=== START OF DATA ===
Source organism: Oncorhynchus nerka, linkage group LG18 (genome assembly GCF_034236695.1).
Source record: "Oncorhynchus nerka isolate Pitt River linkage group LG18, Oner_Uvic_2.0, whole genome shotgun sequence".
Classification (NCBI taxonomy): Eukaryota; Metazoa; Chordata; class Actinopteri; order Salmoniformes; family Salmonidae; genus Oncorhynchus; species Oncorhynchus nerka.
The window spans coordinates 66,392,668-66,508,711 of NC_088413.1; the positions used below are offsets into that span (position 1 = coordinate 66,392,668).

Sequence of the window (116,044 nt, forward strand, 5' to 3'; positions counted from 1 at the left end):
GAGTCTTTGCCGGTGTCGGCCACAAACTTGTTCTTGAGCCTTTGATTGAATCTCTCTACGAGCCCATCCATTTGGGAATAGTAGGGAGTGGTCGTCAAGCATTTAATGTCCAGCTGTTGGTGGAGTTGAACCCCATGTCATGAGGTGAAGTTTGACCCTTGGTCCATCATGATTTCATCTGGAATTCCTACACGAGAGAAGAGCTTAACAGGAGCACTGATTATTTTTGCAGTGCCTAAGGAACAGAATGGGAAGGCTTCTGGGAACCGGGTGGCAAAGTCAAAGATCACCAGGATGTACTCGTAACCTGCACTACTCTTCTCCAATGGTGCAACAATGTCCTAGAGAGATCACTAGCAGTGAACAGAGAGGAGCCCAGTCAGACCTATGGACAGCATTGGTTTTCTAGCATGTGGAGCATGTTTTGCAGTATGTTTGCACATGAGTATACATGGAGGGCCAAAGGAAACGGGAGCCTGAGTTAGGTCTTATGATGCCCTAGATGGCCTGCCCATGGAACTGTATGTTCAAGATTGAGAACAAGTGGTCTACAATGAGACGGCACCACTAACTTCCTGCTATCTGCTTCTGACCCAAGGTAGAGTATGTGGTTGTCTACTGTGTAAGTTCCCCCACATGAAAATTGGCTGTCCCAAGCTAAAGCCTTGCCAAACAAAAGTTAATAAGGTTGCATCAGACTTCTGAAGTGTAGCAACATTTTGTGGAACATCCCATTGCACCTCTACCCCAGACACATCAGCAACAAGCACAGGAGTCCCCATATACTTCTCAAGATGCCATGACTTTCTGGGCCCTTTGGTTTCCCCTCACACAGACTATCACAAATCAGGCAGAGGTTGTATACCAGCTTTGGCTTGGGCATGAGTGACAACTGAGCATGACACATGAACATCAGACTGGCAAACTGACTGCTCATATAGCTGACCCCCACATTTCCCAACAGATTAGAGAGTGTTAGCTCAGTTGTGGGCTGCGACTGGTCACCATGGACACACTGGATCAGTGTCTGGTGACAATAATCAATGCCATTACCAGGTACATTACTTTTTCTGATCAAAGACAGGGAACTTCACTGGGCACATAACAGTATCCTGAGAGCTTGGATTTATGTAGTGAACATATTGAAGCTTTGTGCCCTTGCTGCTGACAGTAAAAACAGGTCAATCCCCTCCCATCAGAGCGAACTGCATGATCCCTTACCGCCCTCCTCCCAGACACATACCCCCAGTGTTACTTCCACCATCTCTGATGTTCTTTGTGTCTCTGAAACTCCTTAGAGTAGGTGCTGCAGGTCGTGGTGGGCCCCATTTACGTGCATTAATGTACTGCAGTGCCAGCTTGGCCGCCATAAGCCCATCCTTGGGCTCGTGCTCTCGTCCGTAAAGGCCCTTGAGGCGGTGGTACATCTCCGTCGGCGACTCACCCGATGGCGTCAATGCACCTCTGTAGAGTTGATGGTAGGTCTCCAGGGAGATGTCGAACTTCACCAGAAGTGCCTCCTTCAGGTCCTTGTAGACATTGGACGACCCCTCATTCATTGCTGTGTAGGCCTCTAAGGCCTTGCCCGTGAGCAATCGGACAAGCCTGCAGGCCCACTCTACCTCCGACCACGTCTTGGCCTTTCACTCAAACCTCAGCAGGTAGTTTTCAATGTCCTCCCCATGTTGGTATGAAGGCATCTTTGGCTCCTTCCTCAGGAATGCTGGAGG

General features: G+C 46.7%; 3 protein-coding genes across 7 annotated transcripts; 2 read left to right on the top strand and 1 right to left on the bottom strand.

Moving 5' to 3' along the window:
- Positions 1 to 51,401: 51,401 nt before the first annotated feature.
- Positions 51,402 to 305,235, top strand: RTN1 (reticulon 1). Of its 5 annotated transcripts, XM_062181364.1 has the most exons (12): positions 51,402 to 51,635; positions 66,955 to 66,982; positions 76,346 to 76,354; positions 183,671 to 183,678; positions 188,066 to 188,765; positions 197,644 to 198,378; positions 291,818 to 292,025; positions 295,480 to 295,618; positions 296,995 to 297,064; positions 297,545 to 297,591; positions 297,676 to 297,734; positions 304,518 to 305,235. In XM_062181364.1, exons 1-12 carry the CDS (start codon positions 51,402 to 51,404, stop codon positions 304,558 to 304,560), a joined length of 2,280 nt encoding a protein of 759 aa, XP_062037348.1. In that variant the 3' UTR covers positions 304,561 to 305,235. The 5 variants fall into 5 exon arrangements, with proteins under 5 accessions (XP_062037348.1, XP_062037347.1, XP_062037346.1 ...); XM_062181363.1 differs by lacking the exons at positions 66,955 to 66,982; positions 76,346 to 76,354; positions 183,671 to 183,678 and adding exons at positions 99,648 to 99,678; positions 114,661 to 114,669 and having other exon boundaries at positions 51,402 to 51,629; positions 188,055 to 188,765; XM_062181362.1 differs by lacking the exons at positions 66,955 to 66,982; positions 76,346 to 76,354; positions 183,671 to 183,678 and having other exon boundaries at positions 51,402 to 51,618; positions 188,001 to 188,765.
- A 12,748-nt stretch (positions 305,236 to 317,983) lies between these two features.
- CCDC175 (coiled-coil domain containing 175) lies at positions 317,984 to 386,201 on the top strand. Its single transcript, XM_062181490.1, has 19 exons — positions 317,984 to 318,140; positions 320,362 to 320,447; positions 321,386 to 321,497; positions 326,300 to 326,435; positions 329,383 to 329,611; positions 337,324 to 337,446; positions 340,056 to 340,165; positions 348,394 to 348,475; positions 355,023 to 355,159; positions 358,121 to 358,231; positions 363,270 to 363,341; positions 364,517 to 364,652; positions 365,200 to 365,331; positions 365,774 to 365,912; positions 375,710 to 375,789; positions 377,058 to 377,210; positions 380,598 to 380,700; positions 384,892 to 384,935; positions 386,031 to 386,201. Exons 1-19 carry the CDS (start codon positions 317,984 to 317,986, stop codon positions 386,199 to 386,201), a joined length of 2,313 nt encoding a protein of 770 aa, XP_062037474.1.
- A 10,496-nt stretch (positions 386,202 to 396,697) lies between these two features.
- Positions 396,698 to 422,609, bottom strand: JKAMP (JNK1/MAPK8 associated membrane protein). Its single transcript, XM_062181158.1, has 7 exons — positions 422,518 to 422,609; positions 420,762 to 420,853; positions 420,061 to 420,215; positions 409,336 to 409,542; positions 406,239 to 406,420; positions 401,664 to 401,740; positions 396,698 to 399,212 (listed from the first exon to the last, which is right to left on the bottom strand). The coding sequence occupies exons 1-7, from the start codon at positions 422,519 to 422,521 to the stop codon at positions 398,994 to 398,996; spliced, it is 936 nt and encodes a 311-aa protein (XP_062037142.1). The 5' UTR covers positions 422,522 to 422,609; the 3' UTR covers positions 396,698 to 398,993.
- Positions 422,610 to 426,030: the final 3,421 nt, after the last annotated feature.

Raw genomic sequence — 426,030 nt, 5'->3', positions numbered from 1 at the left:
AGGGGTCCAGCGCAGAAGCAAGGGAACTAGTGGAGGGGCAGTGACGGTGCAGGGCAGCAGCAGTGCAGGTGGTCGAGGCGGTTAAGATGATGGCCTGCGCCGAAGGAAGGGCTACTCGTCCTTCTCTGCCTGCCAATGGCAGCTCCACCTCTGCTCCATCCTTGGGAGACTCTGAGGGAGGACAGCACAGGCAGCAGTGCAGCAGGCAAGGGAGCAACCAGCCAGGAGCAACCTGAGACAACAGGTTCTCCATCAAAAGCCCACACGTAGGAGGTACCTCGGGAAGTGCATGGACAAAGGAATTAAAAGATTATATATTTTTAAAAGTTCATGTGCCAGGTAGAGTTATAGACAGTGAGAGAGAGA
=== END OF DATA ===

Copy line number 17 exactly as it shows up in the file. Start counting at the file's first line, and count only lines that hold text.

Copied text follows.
AGGGGTCCAGCGCAGAAGCAAGGGAACTAGTGGAGGGGCAGTGACGGTGCAGGGCAGCAGCAGTGCAGGTGGTCGAGGCGGTTAAGATGATGGCCTGCGCCGAAGGAAGGGCTACTCGTCCTTCTCTGCCTGCCAATGGCAGCTCCACCTCTGCTCCATCCTTGGGAGACTCTGAGGGAGGACAGCACAGGCAGCAGTGCAGCAGGCAAGGGAGCAACCAGCCAGGAGCAACCTGAGACAACAGGTTCTCCATCAAAAGCCCACACGTAGGAGGTACCTCGGGAAGTGCATGGACAAAGGAATTAAAAGATTATATATTTTTAAAAGTTCATGTGCCAGGTAGAGTTATAGACAGTGAGAGAGAGA